My experience as a musical theater actor makes me especially conscious of rhythm and movement, not just in terms of songs or steps, but also in terms of the story as a whole—the connective tissue, the transitions, the music of how the pieces fit together. In addition to its glorious individual elements, I think of the entirety of The Last Five Years as a dance that has a consistency and continuity all its own.

This musical has been produced many times. How do you go about making it feel original and fresh?
Whenever you look at telling a story, whether it’s a new idea altogether or something that’s been done many times, you have to invest in some relevant big-picture priority. Whether it’s friendship or freedom or loss or redemption, when I risk exposing those personal priorities in the context of a story, it shows up in the production in a unique and original way.

Specifically for The Last Five Years, I believe that regardless of how a love affair plays out, the risk is as important and powerful as the outcome. “Better to have loved and lost than never to have loved at all,” as the adage goes. I hope to show a little nod toward the future in the arc of Cathy and Jamie’s relationship, a moment of perspective at the end of the play that’s not necessarily written in the text.

Why is Jason Robert Brown’s work so beloved and enduring?
I had the extraordinary experience of working with Jason while appearing in a production of Parade at the Mark Taper Forum. I will never forget the day he sat down at the piano in the rehearsal room and started playing his own music for us. He stopped being the composer/lyricist, the pianist, and he started being the music. He puts his whole soul into his work. I think the listener can feel that instinctively.

The Last Five Years is playing at The Geary Theater until June 5. Read more of our interview with Berresse, along with other articles about the cultural context of this musical, in Words on Plays.

The Music of The Last Five Years

Friday, May 20, 2016

By Shannon Stockwell

For musical theater actors, there’s something magnetic about the music of Jason Robert Brown. “If you studied musical theater any time after 2000, chances are you memorized the original cast recording of Jason Robert Brown’s The Last Five Years,” says Huffington Post journalist Suzy Evans. The composer’s work has such a gravitational pull on this peer group of musical theater enthusiasts that Evans refers to it as the “Jason Robert Brown generation.”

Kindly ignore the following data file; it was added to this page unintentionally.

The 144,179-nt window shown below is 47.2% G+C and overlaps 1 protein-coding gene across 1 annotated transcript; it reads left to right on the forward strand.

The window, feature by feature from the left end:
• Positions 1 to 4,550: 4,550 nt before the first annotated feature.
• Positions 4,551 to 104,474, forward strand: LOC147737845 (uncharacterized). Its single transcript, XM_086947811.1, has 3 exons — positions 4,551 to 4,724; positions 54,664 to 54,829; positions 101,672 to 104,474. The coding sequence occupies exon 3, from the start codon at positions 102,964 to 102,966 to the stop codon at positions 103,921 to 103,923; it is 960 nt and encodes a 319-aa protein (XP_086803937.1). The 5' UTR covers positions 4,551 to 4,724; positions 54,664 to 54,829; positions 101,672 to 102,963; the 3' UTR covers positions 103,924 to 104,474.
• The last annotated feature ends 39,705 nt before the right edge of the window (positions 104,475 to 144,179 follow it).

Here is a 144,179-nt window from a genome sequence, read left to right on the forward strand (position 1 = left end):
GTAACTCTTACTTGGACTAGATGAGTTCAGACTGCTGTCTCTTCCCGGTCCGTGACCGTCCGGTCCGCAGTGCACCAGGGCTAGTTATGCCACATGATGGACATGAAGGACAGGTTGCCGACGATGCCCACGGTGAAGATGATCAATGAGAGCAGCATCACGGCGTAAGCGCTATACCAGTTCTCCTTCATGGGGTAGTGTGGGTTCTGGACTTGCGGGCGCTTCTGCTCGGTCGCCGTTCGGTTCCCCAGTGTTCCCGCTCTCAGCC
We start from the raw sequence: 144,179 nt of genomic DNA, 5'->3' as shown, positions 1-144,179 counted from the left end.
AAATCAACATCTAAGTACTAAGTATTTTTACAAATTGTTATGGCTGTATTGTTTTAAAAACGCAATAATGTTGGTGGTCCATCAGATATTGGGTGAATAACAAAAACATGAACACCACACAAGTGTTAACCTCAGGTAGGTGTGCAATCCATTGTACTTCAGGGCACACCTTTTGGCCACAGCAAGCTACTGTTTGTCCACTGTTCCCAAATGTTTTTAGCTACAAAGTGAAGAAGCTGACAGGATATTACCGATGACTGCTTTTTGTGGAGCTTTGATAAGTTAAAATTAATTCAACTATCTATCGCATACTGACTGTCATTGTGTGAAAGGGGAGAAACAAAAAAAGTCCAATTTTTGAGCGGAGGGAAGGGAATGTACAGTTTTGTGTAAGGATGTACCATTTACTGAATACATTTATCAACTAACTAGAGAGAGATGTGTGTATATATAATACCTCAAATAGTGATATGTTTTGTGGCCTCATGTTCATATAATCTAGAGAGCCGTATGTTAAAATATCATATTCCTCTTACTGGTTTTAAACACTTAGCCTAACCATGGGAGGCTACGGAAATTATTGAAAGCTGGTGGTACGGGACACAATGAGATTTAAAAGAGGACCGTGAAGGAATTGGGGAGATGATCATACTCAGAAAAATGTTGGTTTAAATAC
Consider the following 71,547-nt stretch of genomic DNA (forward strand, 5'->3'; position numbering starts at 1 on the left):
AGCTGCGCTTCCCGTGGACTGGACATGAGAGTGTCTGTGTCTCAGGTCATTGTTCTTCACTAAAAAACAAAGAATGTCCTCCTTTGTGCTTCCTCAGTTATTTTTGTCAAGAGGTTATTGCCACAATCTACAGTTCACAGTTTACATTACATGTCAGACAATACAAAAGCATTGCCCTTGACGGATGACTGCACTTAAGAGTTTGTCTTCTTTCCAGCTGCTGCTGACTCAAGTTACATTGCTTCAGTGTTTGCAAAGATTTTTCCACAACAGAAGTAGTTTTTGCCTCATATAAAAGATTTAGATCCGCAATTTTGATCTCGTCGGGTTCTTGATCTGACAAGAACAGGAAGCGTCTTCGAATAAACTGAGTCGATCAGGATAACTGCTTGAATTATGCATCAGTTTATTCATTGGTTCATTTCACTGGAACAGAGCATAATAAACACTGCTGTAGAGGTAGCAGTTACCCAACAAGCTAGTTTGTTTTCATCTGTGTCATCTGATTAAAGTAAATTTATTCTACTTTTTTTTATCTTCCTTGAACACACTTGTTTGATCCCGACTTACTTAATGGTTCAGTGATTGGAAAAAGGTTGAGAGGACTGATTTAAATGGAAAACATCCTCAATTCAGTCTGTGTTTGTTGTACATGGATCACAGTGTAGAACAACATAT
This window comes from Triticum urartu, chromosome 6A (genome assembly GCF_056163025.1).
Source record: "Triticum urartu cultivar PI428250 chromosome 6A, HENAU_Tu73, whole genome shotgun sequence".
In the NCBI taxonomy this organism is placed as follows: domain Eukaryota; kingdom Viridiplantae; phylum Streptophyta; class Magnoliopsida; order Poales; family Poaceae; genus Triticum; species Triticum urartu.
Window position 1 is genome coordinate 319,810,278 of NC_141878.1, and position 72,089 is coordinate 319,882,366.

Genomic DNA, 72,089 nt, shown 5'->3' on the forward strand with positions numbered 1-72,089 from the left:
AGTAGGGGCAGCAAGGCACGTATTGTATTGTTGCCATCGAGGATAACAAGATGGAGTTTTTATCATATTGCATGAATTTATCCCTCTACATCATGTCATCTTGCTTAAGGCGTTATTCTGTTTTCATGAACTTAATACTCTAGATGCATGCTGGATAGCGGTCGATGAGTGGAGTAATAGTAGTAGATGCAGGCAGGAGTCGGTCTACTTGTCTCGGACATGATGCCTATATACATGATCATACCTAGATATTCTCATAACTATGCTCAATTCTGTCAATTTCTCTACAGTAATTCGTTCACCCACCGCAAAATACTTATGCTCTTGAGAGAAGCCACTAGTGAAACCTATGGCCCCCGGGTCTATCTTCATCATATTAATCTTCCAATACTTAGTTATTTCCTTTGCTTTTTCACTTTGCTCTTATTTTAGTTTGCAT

Just what is it about Brown’s music that has defined a generation? “Jason is a master of making pop-song forms work in a musical theater context,” says Matt Castle, music director for A.C.T.’s 2016 production of The Last Five Years, now running until June 5. “To me, pop music feels like a suspended, single feeling. But a theater song can’t be that, because there has to be something at risk in a scene, something that changes over the course of the song.” Brown’s music, Castle explains, has all of the infectious rhythm and groove of a pop song, but he uses the songs to move the story forward.

Brown’s composing process is largely instinctual and improvisational. “What I do first is I come up with a title, which I’ll generally throw out halfway through,” he said in a 1999 interview. “I have a title, and I’ll sit at the piano, and I’ll just come up with some chord that makes me happy, and I’ll sing the title.”

Musical theater scholar Ian Nisbet points out that, while Brown’s process may come from the heart, his musical instincts are actually very sophisticated. Just judging from the sheer difficulty of the music, Castle would agree that Brown’s music is highly intellectual. “Rhythmically, as flowing and natural and funky and groovy as it feels for the audience, it’s much easier for the audience to take it in than it is for the two actors to execute,” says Castle. “It seems so natural because the rhythms are all based on how a person speaks.”

To Castle, the most important device comes from the unique nonlinear structure of the musical. “Each of their stories starts with up-tempo songs and modulates toward an end point of reflective ballads,” he says. “When you cross the two streams, it means that there’s an alternation between ballads and up-tempo songs throughout the whole show, which is an ingenious way to create the variety that helps make each song distinct from the ones surrounding it.”

Castle points out that it’s hard to predict how Brown’s music will be remembered in musical theater cannon, because his body of work is so varied. “I don’t even know what kind of pattern I could form between Parade and 13 and The Bridges of Madison County and The Last Five Years,” Castle says. If Brown’s work can be labeled as eclectic, he’s also productive, and it will be intriguing to see what he creates in the next ten years. For the moment, however, there’s no denying that his music has staying power in the minds of everyone who hears it.

To learn more about the music in The Last Five Years , click here to purchase a printed or digital copy of Words on Plays, A.C.T.'s in-depth performance guide series. All proceeds go to our ACTsmart education programs, serving teachers and students throughout the Bay Area. 

The High School Musical and Cabaret Ensembles of the A.C.T. Young Conservatory present a celebration of Brown's solo work and musical numbers in Through the Years with Jason Robert Brown, May 20–23, in The Garret at The Geary Theater.